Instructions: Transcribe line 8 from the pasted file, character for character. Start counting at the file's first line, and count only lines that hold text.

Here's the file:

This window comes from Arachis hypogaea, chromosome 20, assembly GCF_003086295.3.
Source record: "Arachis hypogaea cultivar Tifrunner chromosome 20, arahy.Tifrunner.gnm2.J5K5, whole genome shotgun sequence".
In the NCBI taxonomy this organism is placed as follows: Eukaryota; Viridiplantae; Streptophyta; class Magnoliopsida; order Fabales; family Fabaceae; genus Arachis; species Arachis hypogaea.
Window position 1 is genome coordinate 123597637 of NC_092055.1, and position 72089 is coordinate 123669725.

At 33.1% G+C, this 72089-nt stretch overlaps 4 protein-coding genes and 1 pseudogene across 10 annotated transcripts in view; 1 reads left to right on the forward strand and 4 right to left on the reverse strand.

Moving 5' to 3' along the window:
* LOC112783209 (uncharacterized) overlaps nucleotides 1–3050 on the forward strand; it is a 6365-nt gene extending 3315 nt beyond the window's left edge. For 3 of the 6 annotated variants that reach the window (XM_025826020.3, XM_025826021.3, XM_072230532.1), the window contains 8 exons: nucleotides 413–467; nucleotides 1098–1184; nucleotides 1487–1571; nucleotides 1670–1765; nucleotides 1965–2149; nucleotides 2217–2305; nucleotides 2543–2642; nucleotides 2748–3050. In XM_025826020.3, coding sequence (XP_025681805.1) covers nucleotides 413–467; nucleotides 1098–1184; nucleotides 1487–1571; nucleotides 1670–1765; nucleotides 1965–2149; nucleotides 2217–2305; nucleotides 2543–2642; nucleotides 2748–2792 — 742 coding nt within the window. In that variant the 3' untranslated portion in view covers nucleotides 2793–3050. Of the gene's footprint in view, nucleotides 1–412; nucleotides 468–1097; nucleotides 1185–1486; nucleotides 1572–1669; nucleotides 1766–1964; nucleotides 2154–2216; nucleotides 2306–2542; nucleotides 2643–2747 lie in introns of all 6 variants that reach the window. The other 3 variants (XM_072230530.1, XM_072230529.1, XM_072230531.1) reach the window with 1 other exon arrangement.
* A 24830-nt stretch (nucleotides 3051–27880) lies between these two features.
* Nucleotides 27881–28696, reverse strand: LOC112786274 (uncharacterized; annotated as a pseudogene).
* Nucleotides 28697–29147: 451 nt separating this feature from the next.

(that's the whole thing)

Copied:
* A 24830-nt stretch (nucleotides 3051–27880) lies between these two features.